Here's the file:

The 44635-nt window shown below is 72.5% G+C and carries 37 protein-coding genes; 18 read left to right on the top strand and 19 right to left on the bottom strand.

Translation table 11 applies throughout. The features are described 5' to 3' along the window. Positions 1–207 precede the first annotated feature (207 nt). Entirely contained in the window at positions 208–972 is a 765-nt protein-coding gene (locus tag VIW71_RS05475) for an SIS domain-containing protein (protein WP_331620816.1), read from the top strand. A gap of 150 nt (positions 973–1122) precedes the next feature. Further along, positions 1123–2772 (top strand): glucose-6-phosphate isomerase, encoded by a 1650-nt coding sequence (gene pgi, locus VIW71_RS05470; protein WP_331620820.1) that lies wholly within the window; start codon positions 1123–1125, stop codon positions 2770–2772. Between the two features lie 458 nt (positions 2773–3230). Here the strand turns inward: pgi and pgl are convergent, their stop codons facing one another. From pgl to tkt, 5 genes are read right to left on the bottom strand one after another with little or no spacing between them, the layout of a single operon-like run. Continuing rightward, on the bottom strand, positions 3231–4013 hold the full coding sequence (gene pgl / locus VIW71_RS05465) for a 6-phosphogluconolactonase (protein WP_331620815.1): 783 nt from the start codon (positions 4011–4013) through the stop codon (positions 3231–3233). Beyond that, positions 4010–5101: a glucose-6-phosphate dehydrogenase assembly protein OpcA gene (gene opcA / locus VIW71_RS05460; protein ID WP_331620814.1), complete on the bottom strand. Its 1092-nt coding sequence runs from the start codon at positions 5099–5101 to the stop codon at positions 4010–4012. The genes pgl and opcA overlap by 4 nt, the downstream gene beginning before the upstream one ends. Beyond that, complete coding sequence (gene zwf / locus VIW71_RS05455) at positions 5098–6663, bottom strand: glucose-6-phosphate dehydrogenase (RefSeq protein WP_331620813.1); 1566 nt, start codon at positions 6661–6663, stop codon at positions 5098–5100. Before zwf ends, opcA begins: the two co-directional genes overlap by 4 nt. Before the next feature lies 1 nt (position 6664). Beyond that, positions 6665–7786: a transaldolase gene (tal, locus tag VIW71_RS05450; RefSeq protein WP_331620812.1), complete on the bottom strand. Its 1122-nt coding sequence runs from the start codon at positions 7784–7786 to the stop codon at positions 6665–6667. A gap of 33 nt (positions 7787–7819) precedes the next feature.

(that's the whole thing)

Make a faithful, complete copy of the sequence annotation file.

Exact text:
The 44635-nt window shown below is 72.5% G+C and carries 37 protein-coding genes; 18 read left to right on the top strand and 19 right to left on the bottom strand.

Translation table 11 applies throughout. The features are described 5' to 3' along the window. Positions 1–207 precede the first annotated feature (207 nt). Entirely contained in the window at positions 208–972 is a 765-nt protein-coding gene (locus tag VIW71_RS05475) for an SIS domain-containing protein (protein WP_331620816.1), read from the top strand. A gap of 150 nt (positions 973–1122) precedes the next feature. Further along, positions 1123–2772 (top strand): glucose-6-phosphate isomerase, encoded by a 1650-nt coding sequence (gene pgi, locus VIW71_RS05470; protein WP_331620820.1) that lies wholly within the window; start codon positions 1123–1125, stop codon positions 2770–2772. Between the two features lie 458 nt (positions 2773–3230). Here the strand turns inward: pgi and pgl are convergent, their stop codons facing one another. From pgl to tkt, 5 genes are read right to left on the bottom strand one after another with little or no spacing between them, the layout of a single operon-like run. Continuing rightward, on the bottom strand, positions 3231–4013 hold the full coding sequence (gene pgl / locus VIW71_RS05465) for a 6-phosphogluconolactonase (protein WP_331620815.1): 783 nt from the start codon (positions 4011–4013) through the stop codon (positions 3231–3233). Beyond that, positions 4010–5101: a glucose-6-phosphate dehydrogenase assembly protein OpcA gene (gene opcA / locus VIW71_RS05460; protein ID WP_331620814.1), complete on the bottom strand. Its 1092-nt coding sequence runs from the start codon at positions 5099–5101 to the stop codon at positions 4010–4012. The genes pgl and opcA overlap by 4 nt, the downstream gene beginning before the upstream one ends. Beyond that, complete coding sequence (gene zwf / locus VIW71_RS05455) at positions 5098–6663, bottom strand: glucose-6-phosphate dehydrogenase (RefSeq protein WP_331620813.1); 1566 nt, start codon at positions 6661–6663, stop codon at positions 5098–5100. Before zwf ends, opcA begins: the two co-directional genes overlap by 4 nt. Before the next feature lies 1 nt (position 6664). Beyond that, positions 6665–7786: a transaldolase gene (tal, locus tag VIW71_RS05450; RefSeq protein WP_331620812.1), complete on the bottom strand. Its 1122-nt coding sequence runs from the start codon at positions 7784–7786 to the stop codon at positions 6665–6667. A gap of 33 nt (positions 7787–7819) precedes the next feature.